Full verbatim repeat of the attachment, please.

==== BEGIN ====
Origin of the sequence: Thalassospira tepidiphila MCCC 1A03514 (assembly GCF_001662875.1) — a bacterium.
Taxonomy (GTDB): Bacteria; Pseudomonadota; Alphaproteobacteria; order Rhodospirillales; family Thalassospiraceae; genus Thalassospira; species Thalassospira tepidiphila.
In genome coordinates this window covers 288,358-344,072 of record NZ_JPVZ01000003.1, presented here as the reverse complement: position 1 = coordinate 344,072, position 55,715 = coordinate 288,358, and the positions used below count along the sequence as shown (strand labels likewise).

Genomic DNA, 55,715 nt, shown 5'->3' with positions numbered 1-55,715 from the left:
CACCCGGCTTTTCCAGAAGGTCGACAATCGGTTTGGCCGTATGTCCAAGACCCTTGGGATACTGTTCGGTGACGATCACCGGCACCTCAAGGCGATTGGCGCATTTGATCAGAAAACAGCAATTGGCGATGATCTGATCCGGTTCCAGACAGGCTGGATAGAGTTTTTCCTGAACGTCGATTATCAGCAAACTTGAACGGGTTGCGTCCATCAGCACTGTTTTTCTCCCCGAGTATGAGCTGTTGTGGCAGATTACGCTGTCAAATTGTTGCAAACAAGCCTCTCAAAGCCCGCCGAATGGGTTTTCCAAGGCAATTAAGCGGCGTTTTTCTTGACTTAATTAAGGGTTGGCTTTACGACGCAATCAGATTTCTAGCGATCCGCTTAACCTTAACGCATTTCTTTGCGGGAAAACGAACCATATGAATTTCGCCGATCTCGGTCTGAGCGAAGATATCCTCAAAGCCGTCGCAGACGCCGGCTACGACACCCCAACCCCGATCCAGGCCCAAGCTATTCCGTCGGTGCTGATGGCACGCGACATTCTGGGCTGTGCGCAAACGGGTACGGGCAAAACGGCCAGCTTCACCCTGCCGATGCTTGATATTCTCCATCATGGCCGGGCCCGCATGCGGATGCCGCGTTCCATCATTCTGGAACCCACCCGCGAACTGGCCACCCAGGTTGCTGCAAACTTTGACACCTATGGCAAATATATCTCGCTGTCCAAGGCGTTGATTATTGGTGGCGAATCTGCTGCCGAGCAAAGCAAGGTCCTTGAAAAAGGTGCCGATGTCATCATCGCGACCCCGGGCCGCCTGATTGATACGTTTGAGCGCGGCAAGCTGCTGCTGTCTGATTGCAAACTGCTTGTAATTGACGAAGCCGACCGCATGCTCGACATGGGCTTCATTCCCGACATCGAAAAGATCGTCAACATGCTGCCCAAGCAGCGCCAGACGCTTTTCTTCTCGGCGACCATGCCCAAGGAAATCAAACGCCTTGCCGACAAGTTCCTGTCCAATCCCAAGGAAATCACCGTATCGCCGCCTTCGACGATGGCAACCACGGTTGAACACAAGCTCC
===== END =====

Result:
Origin of the sequence: Thalassospira tepidiphila MCCC 1A03514 (assembly GCF_001662875.1) — a bacterium.
Taxonomy (GTDB): Bacteria; Pseudomonadota; Alphaproteobacteria; order Rhodospirillales; family Thalassospiraceae; genus Thalassospira; species Thalassospira tepidiphila.
In genome coordinates this window covers 288,358-344,072 of record NZ_JPVZ01000003.1, presented here as the reverse complement: position 1 = coordinate 344,072, position 55,715 = coordinate 288,358, and the positions used below count along the sequence as shown (strand labels likewise).

Genomic DNA, 55,715 nt, shown 5'->3' with positions numbered 1-55,715 from the left:
CACCCGGCTTTTCCAGAAGGTCGACAATCGGTTTGGCCGTATGTCCAAGACCCTTGGGATACTGTTCGGTGACGATCACCGGCACCTCAAGGCGATTGGCGCATTTGATCAGAAAACAGCAATTGGCGATGATCTGATCCGGTTCCAGACAGGCTGGATAGAGTTTTTCCTGAACGTCGATTATCAGCAAACTTGAACGGGTTGCGTCCATCAGCACTGTTTTTCTCCCCGAGTATGAGCTGTTGTGGCAGATTACGCTGTCAAATTGTTGCAAACAAGCCTCTCAAAGCCCGCCGAATGGGTTTTCCAAGGCAATTAAGCGGCGTTTTTCTTGACTTAATTAAGGGTTGGCTTTACGACGCAATCAGATTTCTAGCGATCCGCTTAACCTTAACGCATTTCTTTGCGGGAAAACGAACCATATGAATTTCGCCGATCTCGGTCTGAGCGAAGATATCCTCAAAGCCGTCGCAGACGCCGGCTACGACACCCCAACCCCGATCCAGGCCCAAGCTATTCCGTCGGTGCTGATGGCACGCGACATTCTGGGCTGTGCGCAAACGGGTACGGGCAAAACGGCCAGCTTCACCCTGCCGATGCTTGATATTCTCCATCATGGCCGGGCCCGCATGCGGATGCCGCGTTCCATCATTCTGGAACCCACCCGCGAACTGGCCACCCAGGTTGCTGCAAACTTTGACACCTATGGCAAATATATCTCGCTGTCCAAGGCGTTGATTATTGGTGGCGAATCTGCTGCCGAGCAAAGCAAGGTCCTTGAAAAAGGTGCCGATGTCATCATCGCGACCCCGGGCCGCCTGATTGATACGTTTGAGCGCGGCAAGCTGCTGCTGTCTGATTGCAAACTGCTTGTAATTGACGAAGCCGACCGCATGCTCGACATGGGCTTCATTCCCGACATCGAAAAGATCGTCAACATGCTGCCCAAGCAGCGCCAGACGCTTTTCTTCTCGGCGACCATGCCCAAGGAAATCAAACGCCTTGCCGACAAGTTCCTGTCCAATCCCAAGGAAATCACCGTATCGCCGCCTTCGACGATGGCAACCACGGTTGAACACAAGCTCC